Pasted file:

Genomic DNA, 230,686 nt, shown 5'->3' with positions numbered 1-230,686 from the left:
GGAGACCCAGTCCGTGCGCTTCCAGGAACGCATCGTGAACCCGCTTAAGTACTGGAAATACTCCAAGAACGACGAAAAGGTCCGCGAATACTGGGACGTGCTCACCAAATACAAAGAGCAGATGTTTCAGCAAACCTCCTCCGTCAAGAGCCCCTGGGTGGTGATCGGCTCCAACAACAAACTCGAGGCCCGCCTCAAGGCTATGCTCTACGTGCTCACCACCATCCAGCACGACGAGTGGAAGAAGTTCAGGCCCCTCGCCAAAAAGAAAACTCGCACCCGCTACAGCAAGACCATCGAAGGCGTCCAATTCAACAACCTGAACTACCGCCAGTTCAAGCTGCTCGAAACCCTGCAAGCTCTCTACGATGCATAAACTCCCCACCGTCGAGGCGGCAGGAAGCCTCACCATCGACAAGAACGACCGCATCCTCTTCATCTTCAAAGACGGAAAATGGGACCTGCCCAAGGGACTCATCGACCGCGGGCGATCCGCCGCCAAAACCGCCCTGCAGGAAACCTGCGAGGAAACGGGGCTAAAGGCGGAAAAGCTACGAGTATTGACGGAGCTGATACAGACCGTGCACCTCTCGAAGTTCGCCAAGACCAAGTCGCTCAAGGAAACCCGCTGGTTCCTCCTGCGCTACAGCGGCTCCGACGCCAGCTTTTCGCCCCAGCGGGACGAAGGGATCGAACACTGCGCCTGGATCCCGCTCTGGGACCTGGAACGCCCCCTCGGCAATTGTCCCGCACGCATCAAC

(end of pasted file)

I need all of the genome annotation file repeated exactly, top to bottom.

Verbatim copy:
Genomic DNA, 230,686 nt, shown 5'->3' with positions numbered 1-230,686 from the left:
GGAGACCCAGTCCGTGCGCTTCCAGGAACGCATCGTGAACCCGCTTAAGTACTGGAAATACTCCAAGAACGACGAAAAGGTCCGCGAATACTGGGACGTGCTCACCAAATACAAAGAGCAGATGTTTCAGCAAACCTCCTCCGTCAAGAGCCCCTGGGTGGTGATCGGCTCCAACAACAAACTCGAGGCCCGCCTCAAGGCTATGCTCTACGTGCTCACCACCATCCAGCACGACGAGTGGAAGAAGTTCAGGCCCCTCGCCAAAAAGAAAACTCGCACCCGCTACAGCAAGACCATCGAAGGCGTCCAATTCAACAACCTGAACTACCGCCAGTTCAAGCTGCTCGAAACCCTGCAAGCTCTCTACGATGCATAAACTCCCCACCGTCGAGGCGGCAGGAAGCCTCACCATCGACAAGAACGACCGCATCCTCTTCATCTTCAAAGACGGAAAATGGGACCTGCCCAAGGGACTCATCGACCGCGGGCGATCCGCCGCCAAAACCGCCCTGCAGGAAACCTGCGAGGAAACGGGGCTAAAGGCGGAAAAGCTACGAGTATTGACGGAGCTGATACAGACCGTGCACCTCTCGAAGTTCGCCAAGACCAAGTCGCTCAAGGAAACCCGCTGGTTCCTCCTGCGCTACAGCGGCTCCGACGCCAGCTTTTCGCCCCAGCGGGACGAAGGGATCGAACACTGCGCCTGGATCCCGCTCTGGGACCTGGAACGCCCCCTCGGCAATTGTCCCGCACGCATCAAC